New York, NY – A recent study led by researchers from NYU Grossman School of Medicine has unveiled compelling insights into the connection between dietary choices in midlife and cognitive function later in life. The study suggests that women who adhere to the Dietary Approaches to Stop Hypertension (DASH) diet during their middle years are approximately 17 percent less likely to report memory loss and other indicators of cognitive decline as they age. This finding holds particular significance, given that women make up more than two-thirds of those diagnosed with Alzheimer’s disease, the most common form of dementia.
Implications for the Growing Alzheimer’s Population
These findings, now published in the journal Alzheimer’s & Dementia, carry vital implications for the estimated 6.5 million Americans aged 65 and older who were diagnosed with Alzheimer’s disease in 2022. This number is projected to more than double by 2060.
According to Yu Chen, PhD, MPH, professor in the Department of Population Health and senior author of the study, “Subjective complaints about daily cognitive performance are early predictors of more serious neurocognitive disorders such as Alzheimer’s. With more than 30 years of follow-up, we found that the stronger the adherence to a DASH diet in midlife, the less likely women are to report cognitive issues much later in life.”
The DASH Diet: A Nutritional Approach to Cognitive Health
The DASH diet primarily comprises a high consumption of plant-based foods rich in potassium, calcium, and magnesium. Simultaneously, it restricts the intake of saturated fat, cholesterol, sodium, and sugar. Extensive research has consistently shown that high blood pressure, particularly in midlife, is a known risk factor for cognitive decline and dementia.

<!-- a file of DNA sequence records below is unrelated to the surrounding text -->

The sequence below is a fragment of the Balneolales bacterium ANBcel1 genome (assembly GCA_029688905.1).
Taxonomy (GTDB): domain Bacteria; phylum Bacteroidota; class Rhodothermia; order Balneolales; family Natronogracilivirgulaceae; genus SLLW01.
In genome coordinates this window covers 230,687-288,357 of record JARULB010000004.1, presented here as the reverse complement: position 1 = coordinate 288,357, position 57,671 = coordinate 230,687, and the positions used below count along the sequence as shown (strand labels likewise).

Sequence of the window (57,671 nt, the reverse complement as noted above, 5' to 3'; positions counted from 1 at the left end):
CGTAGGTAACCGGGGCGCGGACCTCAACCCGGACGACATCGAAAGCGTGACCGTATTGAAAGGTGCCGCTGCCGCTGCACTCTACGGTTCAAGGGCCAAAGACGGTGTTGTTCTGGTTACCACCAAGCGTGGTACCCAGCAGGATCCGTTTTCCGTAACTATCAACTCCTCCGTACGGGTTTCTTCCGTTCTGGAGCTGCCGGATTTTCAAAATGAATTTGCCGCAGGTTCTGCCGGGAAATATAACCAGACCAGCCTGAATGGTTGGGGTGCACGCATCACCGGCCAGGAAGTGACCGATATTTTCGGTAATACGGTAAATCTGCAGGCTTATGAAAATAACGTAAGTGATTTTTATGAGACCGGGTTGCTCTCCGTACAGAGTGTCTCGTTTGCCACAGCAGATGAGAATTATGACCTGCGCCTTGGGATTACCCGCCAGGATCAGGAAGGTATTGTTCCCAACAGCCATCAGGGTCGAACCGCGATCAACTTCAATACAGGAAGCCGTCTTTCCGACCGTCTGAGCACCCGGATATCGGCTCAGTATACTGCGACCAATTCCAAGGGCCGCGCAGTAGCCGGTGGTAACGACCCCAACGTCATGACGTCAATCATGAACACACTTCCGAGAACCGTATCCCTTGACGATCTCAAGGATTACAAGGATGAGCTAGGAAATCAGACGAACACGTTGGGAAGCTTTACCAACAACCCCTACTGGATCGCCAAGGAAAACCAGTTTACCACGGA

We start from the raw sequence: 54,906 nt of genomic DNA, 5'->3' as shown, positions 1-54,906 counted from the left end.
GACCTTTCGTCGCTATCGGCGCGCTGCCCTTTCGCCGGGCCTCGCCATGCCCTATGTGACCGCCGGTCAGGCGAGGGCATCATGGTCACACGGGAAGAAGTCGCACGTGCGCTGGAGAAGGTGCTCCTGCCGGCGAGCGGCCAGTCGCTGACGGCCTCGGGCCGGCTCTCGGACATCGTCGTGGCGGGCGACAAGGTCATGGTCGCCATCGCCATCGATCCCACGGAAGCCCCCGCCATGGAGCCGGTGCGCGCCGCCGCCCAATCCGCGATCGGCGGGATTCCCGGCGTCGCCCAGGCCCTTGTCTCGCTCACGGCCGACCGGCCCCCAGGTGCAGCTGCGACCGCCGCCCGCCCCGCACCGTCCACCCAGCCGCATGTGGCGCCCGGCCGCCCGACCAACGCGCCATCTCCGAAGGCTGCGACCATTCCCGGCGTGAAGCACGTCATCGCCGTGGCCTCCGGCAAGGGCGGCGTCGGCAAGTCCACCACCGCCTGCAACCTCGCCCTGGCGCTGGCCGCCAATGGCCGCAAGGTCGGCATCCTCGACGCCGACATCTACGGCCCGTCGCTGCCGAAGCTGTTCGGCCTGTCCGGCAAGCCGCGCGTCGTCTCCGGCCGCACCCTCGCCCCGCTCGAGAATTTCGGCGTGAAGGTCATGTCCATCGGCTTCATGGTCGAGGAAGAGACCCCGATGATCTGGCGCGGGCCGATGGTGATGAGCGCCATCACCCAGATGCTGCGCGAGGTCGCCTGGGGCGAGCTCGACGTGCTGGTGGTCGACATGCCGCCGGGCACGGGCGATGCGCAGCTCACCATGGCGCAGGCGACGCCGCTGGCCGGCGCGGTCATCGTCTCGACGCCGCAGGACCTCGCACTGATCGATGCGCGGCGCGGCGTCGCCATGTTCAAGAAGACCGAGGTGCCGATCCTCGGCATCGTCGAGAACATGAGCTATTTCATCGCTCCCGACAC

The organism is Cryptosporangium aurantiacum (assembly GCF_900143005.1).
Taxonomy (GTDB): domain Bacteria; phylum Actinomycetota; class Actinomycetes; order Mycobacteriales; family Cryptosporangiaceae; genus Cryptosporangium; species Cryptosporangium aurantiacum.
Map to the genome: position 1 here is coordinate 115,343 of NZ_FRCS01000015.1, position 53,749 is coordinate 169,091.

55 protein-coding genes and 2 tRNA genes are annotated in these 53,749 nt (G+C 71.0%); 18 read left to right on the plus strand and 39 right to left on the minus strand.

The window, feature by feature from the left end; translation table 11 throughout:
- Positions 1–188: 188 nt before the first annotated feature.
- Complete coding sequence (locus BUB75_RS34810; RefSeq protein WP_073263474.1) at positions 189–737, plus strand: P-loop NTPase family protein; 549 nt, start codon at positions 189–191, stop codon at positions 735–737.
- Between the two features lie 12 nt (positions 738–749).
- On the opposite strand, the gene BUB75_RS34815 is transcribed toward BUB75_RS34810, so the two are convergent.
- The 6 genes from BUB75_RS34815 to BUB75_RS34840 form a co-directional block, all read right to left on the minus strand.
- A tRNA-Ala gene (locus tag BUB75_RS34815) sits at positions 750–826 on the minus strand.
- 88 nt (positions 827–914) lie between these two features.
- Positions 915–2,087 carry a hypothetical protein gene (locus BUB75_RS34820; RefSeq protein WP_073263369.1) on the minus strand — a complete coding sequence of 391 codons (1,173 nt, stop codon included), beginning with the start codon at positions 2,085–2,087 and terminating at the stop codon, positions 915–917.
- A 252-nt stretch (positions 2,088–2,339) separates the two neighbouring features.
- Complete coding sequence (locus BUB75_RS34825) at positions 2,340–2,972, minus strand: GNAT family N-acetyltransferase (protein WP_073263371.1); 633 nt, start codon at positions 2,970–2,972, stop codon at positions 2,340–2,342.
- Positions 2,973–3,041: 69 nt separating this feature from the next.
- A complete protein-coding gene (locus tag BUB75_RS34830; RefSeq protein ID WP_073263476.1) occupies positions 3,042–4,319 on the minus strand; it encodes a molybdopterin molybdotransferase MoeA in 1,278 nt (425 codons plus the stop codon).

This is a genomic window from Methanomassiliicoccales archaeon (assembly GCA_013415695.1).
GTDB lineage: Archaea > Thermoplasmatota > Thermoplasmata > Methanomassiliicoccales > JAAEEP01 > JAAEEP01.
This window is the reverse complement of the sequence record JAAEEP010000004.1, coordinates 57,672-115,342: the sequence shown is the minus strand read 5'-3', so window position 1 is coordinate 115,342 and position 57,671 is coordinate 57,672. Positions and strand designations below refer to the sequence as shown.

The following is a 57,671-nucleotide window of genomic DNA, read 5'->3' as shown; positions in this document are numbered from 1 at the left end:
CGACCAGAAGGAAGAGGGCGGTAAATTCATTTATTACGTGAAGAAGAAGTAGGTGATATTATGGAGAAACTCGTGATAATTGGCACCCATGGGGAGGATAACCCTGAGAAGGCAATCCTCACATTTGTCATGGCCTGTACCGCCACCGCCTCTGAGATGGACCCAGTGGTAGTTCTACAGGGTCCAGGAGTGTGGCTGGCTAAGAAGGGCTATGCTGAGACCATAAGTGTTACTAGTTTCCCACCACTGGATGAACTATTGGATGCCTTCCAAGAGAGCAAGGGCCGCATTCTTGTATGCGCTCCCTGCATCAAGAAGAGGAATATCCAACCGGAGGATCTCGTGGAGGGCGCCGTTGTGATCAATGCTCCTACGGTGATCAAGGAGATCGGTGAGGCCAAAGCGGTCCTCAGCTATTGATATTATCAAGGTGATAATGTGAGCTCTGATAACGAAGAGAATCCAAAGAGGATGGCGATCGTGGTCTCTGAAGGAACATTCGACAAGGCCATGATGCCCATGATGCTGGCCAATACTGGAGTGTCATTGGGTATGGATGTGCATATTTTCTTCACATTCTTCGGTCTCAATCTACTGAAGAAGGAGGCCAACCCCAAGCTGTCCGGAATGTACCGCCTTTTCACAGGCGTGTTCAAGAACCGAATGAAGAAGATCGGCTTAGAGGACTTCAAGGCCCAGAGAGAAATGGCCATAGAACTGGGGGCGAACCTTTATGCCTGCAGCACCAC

Examining the Study
The researchers based their analysis on data from 5,116 of the more than 14,000 women enrolled in the NYU Women’s Health Study, one of the longest-running studies of its kind exploring the impact of lifestyle and other factors on the development of common women’s cancers and chronic conditions.
At the study’s inception, between 1985 and 1991, participants, on average, were 49 years old. Over the course of more than 30 years (reaching an average age of 79), these women were periodically asked to report any cognitive complaints. Even those who did not return questionnaires were contacted via phone.
Self-reported cognitive complaints were assessed using six validated standard questions that indicate the potential for later mild cognitive impairment leading to dementia. These questions encompassed difficulties in remembering recent events or shopping lists, understanding spoken instructions or group conversations, and navigating familiar streets.
Among the six cognitive complaints evaluated, 33 percent of women reported experiencing more than one. Notably, women who most closely adhered to the DASH diet had a 17 percent reduction in the odds of reporting multiple cognitive complaints.
A Call to Prioritize a Healthy Diet in Midlife
Lead author Yixiao Song emphasized the study’s implication, stating, “Our data suggest that it is important to start a healthy diet in midlife to prevent cognitive impairment in older age. Following the DASH diet may not only prevent high blood pressure but also cognitive issues.”
In a world where cognitive health and Alzheimer’s prevention are becoming increasingly crucial, the study underscores the potential of dietary choices made in midlife to shape cognitive outcomes in later years. Researchers hope that this knowledge will encourage individuals to consider their diets as an essential component of their cognitive well-being.